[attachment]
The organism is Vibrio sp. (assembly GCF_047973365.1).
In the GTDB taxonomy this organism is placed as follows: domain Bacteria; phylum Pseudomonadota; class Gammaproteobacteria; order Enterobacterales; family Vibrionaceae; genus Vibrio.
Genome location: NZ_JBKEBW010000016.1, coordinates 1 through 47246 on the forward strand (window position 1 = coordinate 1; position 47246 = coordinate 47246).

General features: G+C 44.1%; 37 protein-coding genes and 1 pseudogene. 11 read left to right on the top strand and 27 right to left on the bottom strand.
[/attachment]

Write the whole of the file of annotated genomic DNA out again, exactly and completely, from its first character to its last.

The organism is Vibrio sp. (assembly GCF_047973365.1).
In the GTDB taxonomy this organism is placed as follows: domain Bacteria; phylum Pseudomonadota; class Gammaproteobacteria; order Enterobacterales; family Vibrionaceae; genus Vibrio.
Genome location: NZ_JBKEBW010000016.1, coordinates 1 through 47246 on the forward strand (window position 1 = coordinate 1; position 47246 = coordinate 47246).

General features: G+C 44.1%; 37 protein-coding genes and 1 pseudogene. 11 read left to right on the top strand and 27 right to left on the bottom strand.